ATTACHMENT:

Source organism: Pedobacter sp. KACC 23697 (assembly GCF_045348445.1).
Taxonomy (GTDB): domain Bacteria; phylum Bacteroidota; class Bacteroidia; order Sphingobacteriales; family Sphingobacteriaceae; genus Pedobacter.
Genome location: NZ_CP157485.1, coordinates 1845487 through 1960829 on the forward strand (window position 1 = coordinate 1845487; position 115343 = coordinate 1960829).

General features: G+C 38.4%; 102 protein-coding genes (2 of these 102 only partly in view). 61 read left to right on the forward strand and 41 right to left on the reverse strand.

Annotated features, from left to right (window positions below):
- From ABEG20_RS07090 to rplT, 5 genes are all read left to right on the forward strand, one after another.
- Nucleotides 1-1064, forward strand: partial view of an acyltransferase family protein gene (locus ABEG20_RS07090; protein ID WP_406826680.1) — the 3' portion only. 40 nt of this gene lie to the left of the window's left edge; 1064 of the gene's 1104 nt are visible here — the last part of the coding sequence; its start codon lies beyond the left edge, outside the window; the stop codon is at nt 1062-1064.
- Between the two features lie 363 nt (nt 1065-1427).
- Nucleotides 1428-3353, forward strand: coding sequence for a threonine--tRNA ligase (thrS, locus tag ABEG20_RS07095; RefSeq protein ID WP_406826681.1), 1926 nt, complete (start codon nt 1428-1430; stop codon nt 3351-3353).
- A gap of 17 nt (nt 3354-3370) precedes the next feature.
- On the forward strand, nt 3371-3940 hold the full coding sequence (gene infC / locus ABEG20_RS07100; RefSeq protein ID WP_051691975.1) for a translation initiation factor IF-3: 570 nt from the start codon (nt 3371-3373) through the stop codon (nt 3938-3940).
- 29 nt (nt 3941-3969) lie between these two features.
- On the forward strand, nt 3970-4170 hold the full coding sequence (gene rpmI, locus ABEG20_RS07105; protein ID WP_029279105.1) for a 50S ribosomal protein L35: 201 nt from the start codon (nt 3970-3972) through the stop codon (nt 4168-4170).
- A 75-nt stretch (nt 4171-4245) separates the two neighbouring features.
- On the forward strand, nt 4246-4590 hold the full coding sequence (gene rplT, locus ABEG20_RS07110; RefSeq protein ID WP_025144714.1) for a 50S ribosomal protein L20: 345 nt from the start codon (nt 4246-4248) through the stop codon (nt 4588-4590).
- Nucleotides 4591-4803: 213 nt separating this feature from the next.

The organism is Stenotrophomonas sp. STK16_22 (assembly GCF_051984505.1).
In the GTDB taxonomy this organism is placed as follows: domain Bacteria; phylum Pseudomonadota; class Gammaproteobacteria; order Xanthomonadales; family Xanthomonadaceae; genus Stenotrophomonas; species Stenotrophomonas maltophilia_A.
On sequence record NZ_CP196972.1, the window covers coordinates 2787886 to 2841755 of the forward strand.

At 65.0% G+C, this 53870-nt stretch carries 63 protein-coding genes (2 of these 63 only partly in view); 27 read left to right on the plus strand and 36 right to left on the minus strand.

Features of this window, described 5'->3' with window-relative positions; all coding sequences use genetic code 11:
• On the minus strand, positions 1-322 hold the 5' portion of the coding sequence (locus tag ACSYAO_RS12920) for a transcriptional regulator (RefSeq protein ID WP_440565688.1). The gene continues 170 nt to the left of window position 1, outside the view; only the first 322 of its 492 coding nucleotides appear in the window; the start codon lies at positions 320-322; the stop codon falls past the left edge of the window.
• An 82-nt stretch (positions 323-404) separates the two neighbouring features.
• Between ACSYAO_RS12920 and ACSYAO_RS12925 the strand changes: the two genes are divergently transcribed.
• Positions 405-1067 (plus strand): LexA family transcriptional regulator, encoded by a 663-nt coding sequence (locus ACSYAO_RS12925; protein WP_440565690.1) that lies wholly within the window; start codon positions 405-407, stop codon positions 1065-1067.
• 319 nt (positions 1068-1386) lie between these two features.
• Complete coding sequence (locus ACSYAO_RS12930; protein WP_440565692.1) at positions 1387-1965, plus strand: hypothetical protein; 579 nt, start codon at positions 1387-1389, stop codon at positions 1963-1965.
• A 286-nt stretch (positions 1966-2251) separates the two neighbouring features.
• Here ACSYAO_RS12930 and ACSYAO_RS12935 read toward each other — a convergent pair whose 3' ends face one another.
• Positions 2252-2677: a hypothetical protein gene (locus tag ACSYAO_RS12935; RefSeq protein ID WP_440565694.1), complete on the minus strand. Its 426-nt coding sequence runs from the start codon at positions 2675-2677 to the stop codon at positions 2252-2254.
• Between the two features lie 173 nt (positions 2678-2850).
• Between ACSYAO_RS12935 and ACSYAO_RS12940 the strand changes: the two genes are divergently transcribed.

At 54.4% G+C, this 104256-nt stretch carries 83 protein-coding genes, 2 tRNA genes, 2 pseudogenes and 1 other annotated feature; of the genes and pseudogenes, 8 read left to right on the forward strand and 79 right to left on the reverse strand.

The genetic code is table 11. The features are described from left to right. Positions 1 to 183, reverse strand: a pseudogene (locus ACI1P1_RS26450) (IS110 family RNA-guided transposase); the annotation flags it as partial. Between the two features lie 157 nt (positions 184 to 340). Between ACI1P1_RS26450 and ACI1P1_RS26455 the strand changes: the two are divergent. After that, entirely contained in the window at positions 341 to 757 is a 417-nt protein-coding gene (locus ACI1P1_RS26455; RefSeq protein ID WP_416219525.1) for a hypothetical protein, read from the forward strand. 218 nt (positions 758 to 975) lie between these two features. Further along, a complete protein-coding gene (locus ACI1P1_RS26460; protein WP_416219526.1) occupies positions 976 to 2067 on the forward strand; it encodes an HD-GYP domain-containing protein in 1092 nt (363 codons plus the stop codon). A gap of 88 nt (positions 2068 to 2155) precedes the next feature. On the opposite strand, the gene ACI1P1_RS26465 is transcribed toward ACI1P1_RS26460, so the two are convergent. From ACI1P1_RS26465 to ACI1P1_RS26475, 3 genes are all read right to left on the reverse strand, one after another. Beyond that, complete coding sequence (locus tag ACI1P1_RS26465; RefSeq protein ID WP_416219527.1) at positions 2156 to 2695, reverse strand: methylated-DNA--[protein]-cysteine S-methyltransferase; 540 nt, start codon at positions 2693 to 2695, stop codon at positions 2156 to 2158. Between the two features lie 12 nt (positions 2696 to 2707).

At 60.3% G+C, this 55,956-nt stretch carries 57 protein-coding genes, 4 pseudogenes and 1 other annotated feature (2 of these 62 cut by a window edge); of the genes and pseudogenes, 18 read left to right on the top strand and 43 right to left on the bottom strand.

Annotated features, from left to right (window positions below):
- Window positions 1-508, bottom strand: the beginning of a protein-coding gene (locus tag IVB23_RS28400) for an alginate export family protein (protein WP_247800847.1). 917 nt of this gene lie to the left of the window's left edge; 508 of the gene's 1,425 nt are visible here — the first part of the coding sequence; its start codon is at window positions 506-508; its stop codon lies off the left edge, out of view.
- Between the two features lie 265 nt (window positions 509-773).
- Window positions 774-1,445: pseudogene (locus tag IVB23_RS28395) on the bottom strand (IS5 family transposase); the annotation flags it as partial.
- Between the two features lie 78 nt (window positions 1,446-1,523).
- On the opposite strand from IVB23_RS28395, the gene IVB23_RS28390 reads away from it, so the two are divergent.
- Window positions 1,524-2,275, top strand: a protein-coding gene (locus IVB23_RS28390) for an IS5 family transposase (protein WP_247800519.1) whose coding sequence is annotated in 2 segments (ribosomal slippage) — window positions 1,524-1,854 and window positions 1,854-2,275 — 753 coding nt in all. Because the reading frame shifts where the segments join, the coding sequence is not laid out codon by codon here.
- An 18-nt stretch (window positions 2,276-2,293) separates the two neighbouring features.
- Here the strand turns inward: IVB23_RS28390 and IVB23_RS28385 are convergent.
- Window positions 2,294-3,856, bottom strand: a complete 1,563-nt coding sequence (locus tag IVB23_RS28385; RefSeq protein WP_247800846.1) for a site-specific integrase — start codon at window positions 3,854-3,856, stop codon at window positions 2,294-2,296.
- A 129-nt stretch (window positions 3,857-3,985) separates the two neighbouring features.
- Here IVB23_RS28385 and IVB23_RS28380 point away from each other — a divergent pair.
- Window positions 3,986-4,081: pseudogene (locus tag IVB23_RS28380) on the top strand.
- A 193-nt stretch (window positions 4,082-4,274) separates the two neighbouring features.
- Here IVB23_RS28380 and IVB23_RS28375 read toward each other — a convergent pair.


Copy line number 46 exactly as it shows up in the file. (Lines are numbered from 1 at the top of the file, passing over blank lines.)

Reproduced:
- A 129-nt stretch (window positions 3,857-3,985) separates the two neighbouring features.